What would you do if you were asked to solve for x? x
2 + 8x + 5 = 11
You would probably set the quadratic equal to zero and try to factor, right?
Can you factor this quadratic trinomial? x
2 + 8x – 6 = 0 Sadly, no.
There’s another technique for solving quadratic equations, called Completing the Square. If you can create a perfect square trinomial, you can replace it with the square of the binomial and take the square root. That’s the plan; let’s see how it’s done.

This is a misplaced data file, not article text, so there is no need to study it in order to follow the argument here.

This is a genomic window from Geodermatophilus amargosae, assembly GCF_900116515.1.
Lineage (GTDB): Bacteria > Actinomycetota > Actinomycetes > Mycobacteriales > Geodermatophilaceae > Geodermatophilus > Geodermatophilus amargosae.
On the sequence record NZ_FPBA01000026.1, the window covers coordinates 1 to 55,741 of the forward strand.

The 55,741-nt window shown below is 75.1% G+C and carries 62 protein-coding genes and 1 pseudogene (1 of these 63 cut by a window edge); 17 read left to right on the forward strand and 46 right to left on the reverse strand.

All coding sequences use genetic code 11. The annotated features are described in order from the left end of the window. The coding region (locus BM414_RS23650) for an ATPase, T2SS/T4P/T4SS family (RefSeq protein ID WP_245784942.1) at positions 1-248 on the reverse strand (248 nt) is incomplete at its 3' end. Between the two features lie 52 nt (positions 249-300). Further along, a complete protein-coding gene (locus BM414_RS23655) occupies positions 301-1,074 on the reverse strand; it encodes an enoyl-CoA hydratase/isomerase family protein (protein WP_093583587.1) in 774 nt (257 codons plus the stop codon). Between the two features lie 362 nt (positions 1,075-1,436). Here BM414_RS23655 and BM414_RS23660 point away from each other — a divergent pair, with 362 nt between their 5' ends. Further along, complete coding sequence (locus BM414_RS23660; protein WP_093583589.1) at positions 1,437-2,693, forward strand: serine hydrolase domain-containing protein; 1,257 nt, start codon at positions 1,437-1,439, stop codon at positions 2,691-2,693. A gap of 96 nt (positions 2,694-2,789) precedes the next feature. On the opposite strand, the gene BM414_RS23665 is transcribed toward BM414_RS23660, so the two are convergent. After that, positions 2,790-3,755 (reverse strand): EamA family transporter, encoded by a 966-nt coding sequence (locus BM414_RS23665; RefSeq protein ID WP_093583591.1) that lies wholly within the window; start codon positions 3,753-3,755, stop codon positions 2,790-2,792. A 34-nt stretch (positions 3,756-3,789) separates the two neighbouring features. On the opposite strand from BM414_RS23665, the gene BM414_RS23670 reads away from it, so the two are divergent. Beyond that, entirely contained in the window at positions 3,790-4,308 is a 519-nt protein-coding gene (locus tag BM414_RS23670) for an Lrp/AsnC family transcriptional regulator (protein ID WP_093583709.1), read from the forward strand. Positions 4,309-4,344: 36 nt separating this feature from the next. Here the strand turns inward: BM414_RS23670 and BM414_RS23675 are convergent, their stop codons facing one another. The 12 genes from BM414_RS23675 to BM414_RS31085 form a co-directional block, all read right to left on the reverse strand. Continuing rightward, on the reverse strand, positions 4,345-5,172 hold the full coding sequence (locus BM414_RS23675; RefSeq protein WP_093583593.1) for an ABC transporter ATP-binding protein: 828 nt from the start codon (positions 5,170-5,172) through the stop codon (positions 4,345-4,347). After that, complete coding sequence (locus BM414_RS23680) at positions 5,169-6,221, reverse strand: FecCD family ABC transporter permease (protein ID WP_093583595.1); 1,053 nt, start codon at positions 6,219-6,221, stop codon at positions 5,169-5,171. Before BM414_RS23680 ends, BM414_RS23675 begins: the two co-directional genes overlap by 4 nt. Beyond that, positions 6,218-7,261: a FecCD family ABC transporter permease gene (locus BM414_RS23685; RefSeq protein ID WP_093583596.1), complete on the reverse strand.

We have x
2 + 8x + 5 = 11. Ignore the constants for now, we can deal with those later.
To make a square, we have to break the 8x evenly in 2 parts. When we do that, we see that the factors must be (x + 4)(x + 4).
What do we need as a constant? The missing corner is 4 x 4, so we need 16.
Let’s look at it with algebra.
If we can generalize this technique to any quadratic equation, we can create a formula to use to solve for x, every time.
After lots of algebra…